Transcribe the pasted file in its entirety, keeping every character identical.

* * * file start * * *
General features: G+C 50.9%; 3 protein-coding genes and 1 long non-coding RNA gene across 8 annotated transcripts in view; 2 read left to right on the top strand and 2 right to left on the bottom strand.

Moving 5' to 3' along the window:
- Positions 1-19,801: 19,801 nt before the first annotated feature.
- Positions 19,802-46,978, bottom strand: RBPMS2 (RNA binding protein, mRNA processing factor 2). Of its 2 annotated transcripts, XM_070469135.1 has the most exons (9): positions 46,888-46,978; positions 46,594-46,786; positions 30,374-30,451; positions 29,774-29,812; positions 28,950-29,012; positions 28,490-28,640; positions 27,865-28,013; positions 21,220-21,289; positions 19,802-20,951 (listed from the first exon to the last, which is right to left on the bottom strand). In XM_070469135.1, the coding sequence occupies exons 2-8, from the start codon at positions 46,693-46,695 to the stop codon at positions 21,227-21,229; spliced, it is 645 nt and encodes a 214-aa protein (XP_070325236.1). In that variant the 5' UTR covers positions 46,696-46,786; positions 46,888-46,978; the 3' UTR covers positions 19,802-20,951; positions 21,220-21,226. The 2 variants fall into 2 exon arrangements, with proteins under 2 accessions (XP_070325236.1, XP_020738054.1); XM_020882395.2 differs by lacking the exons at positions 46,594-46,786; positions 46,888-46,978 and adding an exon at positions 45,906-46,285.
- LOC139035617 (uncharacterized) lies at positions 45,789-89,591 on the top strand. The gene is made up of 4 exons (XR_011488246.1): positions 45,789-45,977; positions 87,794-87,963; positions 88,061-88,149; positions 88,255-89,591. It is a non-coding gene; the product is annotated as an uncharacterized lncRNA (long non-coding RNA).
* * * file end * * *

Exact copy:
General features: G+C 50.9%; 3 protein-coding genes and 1 long non-coding RNA gene across 8 annotated transcripts in view; 2 read left to right on the top strand and 2 right to left on the bottom strand.

Moving 5' to 3' along the window:
- Positions 1-19,801: 19,801 nt before the first annotated feature.
- Positions 19,802-46,978, bottom strand: RBPMS2 (RNA binding protein, mRNA processing factor 2). Of its 2 annotated transcripts, XM_070469135.1 has the most exons (9): positions 46,888-46,978; positions 46,594-46,786; positions 30,374-30,451; positions 29,774-29,812; positions 28,950-29,012; positions 28,490-28,640; positions 27,865-28,013; positions 21,220-21,289; positions 19,802-20,951 (listed from the first exon to the last, which is right to left on the bottom strand). In XM_070469135.1, the coding sequence occupies exons 2-8, from the start codon at positions 46,693-46,695 to the stop codon at positions 21,227-21,229; spliced, it is 645 nt and encodes a 214-aa protein (XP_070325236.1). In that variant the 5' UTR covers positions 46,696-46,786; positions 46,888-46,978; the 3' UTR covers positions 19,802-20,951; positions 21,220-21,226. The 2 variants fall into 2 exon arrangements, with proteins under 2 accessions (XP_070325236.1, XP_020738054.1); XM_020882395.2 differs by lacking the exons at positions 46,594-46,786; positions 46,888-46,978 and adding an exon at positions 45,906-46,285.
- LOC139035617 (uncharacterized) lies at positions 45,789-89,591 on the top strand. The gene is made up of 4 exons (XR_011488246.1): positions 45,789-45,977; positions 87,794-87,963; positions 88,061-88,149; positions 88,255-89,591. It is a non-coding gene; the product is annotated as an uncharacterized lncRNA (long non-coding RNA).